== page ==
After years in Donald Trump’s crosshairs, China’s currency is greeting Joe Biden on radically different terms.
The renminbi, currently at a 30-month high against the dollar, has been boosted by expectations that a Democratic administration could prove less volatile in its dealings with China as well as by the country’s strong economic recovery from the Covid-19 pandemic.
But investors are divided over whether the wind will remain in the renminbi’s sails in 2021, with much depending on the trajectory of US-China relations and Beijing’s policy priorities.
Economists’ predictions for the Chinese currency this year range widely, from a 7.2 per cent drop to a 6.6 per cent climb against the dollar. The median forecast, according to analysts polled by Bloomberg, pegs a 2 per cent rise to Rmb6.4 per dollar.
Here are the factors that will determine China’s exchange rate this year.
Will Biden seek to mend ties with China?
China’s currency notched its best six months on record in the second half of 2020 as investors bet that Mr Biden would unseat Mr Trump, whose tariffs on Chinese goods hit the renminbi.
“The Biden administration is likely to be a lot more balanced in its approach” to China, said Mansoor Mohi-uddin, chief economist at Bank of Singapore.
But further strength in the renminbi would require more positive developments in US-China relations, he added, such as the removal of tariffs imposed by the Trump administration, which at one point designated Beijing a currency manipulator.
Analysts are sceptical of a total tariff rollback, while Mr Trump packed his final days in office with a flurry of measures targeting Chinese companies.
Janet Yellen, Mr Biden’s nominee for Treasury secretary, told the Senate during her confirmation hearing this week that the new administration would “take on China’s abusive, unfair and illegal practices” and was prepared to use the “full array of tools” to redress them.
“Is Biden going to reverse those imminently? Or will he fear that reversing those will create an impression that he has a softer stance towards China?” asked Michelle Lam, Greater China economist at Société Générale, of US sanctions. “It’s still too early to say anything for sure.”
Will a falling dollar spur demand for Chinese assets?
A big determinant in whether the renminbi will strengthen further is the trajectory of the dollar, analysts say, and how it affects global demand for Chinese assets.
With the Democrats taking control of the Senate, Mr Biden will have a better chance of launching almost $2tn in fiscal stimulus, which could accelerate inflation and weigh on the dollar.
“To a large extent the strength in the renminbi you’re seeing now is a reflection of dollar weakness . . . now the question is whether we’re going to see that weakness extend further,” said SocGen’s Ms Lam.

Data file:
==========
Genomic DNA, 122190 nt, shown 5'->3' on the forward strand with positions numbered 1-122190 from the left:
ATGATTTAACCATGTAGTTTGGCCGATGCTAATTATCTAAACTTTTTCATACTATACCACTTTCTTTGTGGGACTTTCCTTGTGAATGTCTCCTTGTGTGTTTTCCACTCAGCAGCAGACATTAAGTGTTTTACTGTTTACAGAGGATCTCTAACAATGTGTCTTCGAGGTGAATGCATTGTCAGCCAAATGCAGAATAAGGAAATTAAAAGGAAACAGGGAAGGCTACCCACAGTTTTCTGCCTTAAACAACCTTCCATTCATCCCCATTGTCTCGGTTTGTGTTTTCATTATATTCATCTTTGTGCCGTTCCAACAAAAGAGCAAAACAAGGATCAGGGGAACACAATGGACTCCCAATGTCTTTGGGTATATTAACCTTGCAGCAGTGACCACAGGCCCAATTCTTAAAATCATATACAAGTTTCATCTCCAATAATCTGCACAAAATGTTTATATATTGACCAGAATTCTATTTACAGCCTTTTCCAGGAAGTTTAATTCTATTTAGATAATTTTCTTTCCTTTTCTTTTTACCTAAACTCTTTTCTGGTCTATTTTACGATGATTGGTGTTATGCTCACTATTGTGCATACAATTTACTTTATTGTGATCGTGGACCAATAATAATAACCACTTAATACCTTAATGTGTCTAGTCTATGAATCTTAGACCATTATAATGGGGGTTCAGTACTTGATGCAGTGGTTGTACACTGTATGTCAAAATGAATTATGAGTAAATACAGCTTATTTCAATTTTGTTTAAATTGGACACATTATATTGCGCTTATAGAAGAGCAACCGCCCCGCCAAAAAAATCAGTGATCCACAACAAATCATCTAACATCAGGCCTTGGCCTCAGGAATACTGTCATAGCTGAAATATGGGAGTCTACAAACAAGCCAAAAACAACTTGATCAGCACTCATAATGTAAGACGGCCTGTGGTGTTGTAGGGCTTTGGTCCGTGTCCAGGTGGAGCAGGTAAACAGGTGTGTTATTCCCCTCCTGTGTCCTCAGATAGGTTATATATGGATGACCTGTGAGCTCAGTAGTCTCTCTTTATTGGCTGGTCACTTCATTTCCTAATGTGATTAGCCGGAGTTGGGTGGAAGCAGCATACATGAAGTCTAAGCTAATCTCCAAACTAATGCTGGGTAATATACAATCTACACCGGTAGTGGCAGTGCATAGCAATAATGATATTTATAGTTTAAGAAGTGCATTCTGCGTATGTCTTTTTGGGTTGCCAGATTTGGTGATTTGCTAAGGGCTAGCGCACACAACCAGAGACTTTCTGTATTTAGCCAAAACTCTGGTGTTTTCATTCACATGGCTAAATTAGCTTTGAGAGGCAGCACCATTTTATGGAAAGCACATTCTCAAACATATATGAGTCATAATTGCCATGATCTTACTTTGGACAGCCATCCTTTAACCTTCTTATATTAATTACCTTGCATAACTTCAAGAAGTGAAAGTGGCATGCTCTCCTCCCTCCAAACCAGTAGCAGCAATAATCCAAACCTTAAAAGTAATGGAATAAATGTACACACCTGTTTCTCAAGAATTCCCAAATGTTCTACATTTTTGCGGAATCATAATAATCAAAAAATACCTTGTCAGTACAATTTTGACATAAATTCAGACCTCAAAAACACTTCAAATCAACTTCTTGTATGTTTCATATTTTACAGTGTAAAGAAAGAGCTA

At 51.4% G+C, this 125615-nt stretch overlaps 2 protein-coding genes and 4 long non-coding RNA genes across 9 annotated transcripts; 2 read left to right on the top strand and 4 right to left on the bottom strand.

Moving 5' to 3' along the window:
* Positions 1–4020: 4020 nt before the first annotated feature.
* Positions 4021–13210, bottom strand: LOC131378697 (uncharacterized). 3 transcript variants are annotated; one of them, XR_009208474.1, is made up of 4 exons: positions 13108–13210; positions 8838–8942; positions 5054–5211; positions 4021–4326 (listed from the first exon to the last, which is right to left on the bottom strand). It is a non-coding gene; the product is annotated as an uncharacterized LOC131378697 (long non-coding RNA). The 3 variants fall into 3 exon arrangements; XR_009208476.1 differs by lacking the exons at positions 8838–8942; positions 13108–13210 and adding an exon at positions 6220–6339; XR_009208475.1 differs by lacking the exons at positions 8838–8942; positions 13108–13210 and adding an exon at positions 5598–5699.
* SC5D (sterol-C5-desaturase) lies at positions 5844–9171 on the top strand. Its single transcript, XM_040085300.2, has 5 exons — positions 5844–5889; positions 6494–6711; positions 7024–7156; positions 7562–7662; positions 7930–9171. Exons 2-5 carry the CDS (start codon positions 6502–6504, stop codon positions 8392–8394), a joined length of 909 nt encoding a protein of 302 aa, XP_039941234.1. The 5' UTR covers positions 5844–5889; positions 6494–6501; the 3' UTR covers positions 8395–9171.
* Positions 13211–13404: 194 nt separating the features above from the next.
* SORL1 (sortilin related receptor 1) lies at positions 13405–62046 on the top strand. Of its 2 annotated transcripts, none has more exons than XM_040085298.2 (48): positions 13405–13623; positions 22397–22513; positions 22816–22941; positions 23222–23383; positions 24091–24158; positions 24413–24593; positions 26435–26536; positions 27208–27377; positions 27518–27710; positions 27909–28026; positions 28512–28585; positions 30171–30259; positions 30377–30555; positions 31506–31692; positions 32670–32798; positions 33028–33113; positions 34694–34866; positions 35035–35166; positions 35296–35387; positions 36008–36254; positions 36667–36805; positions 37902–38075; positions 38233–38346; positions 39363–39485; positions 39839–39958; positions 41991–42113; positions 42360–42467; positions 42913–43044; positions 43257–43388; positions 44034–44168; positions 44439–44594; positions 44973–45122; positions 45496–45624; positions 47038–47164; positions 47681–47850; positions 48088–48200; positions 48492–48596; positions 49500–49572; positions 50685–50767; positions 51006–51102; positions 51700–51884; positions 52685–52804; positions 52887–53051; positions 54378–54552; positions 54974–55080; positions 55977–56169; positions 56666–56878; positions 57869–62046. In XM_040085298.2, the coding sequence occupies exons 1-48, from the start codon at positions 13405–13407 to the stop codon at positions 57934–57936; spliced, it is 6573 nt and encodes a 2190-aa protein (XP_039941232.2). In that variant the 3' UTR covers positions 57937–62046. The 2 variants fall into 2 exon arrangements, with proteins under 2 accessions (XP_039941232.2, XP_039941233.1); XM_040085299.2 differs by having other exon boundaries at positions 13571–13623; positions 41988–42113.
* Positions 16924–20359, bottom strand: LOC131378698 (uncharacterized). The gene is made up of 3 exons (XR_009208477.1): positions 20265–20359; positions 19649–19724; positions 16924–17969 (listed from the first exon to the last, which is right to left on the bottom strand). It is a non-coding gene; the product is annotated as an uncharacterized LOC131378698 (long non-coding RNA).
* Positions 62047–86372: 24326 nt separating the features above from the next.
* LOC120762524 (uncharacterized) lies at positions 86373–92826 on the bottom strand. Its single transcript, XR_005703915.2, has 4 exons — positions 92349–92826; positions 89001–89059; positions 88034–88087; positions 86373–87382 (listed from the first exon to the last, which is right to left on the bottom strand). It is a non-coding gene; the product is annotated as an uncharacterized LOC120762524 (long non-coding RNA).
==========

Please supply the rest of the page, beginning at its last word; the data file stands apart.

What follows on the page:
A weaker dollar, combined with expectations that the Federal Reserve will keep interest rates at ultra-low levels, makes it relatively more attractive for investors to hold assets denominated in renminbi.
Goldman Sachs analyst Danny Suwanapruti has forecast global inflows into China’s renminbi-denominated onshore debt market will reach $140bn in 2021, up from about $130bn last year.
Monthly inflows into onshore debt will average $5-10bn this year, he suggested. The pace could accelerate to $10-15bn from October, when Chinese government bonds will be incorporated into FTSE Russell’s influential World Government Bond index.
That will help buoy strong foreign demand for renminbi, he believes. Goldman Sachs thinks the Chinese currency will strengthen to Rmb6.2 per dollar by year end.
“Chinese fixed income markets will dominate [flows into emerging markets] in 2021, as they did in 2020,” said Mr Suwanapruti.
What are Beijing’s policy priorities?
China was more restrained than the US in its fiscal response to the coronavirus pandemic. Rapid and severe lockdowns helped bring the virus under control and made China the only big economy to avoid a recession in 2020.
That means China could now focus on reining in financial risks, which were brought to the fore by a string of high-profile defaults in late 2020, even if the scrutiny weighed on growth.
“The priority of policymakers is to contain leverage and focus on the sustainability of debt, given that the economy has pretty much already normalised,” said Ms Lam of SocGen.
While that does not necessarily mean that China’s central bank will push interest rates higher this year, analysts think they are likely to remain well above their ultra-low counterparts in the US and Europe, supporting renminbi strength.
There also remains the question of Beijing’s level of comfort with a stronger renminbi, whose value is in part guided by policymakers.
While China has largely stepped back from active management of the currency in recent years, it still sets a daily fix versus the dollar, against which it can strengthen or weaken up to 2 per cent.
However, analysts believe the People’s Bank of China will maintain a hands-off approach to managing the currency, with any pressure on exporters because of its strength unlikely to prompt intervention.
Becky Liu, head of China macro strategy at Standard Chartered, said that an economic rebound in developed market economies as Covid-19 vaccines are distributed would mean “demand for Chinese goods could even stay strong for longer than expected”.
The country’s monthly trade surplus hit its highest ever level in December on huge global demand for medical products. Renminbi “appreciation has not reached an end”, added Ms Liu, who thinks the currency will rise to Rmb6.3 per dollar by the close of the first half.